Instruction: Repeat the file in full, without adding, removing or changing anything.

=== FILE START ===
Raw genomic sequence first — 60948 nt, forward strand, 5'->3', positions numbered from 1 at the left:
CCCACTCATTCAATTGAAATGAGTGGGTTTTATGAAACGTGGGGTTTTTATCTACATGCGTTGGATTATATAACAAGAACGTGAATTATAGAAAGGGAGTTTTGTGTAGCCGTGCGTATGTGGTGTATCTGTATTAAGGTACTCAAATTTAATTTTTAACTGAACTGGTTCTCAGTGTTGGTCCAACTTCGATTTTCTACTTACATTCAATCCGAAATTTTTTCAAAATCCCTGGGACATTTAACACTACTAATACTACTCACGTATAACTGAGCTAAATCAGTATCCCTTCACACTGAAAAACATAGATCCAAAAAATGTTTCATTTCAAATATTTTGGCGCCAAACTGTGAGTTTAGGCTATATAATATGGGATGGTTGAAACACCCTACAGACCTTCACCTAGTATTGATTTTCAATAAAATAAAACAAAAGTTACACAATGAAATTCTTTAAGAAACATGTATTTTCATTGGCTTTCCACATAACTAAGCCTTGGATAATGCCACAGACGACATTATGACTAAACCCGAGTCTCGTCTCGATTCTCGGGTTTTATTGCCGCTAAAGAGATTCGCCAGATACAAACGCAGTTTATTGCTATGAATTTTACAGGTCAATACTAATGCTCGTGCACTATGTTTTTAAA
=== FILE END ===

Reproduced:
Raw genomic sequence first — 60948 nt, forward strand, 5'->3', positions numbered from 1 at the left:
CCCACTCATTCAATTGAAATGAGTGGGTTTTATGAAACGTGGGGTTTTTATCTACATGCGTTGGATTATATAACAAGAACGTGAATTATAGAAAGGGAGTTTTGTGTAGCCGTGCGTATGTGGTGTATCTGTATTAAGGTACTCAAATTTAATTTTTAACTGAACTGGTTCTCAGTGTTGGTCCAACTTCGATTTTCTACTTACATTCAATCCGAAATTTTTTCAAAATCCCTGGGACATTTAACACTACTAATACTACTCACGTATAACTGAGCTAAATCAGTATCCCTTCACACTGAAAAACATAGATCCAAAAAATGTTTCATTTCAAATATTTTGGCGCCAAACTGTGAGTTTAGGCTATATAATATGGGATGGTTGAAACACCCTACAGACCTTCACCTAGTATTGATTTTCAATAAAATAAAACAAAAGTTACACAATGAAATTCTTTAAGAAACATGTATTTTCATTGGCTTTCCACATAACTAAGCCTTGGATAATGCCACAGACGACATTATGACTAAACCCGAGTCTCGTCTCGATTCTCGGGTTTTATTGCCGCTAAAGAGATTCGCCAGATACAAACGCAGTTTATTGCTATGAATTTTACAGGTCAATACTAATGCTCGTGCACTATGTTTTTAAA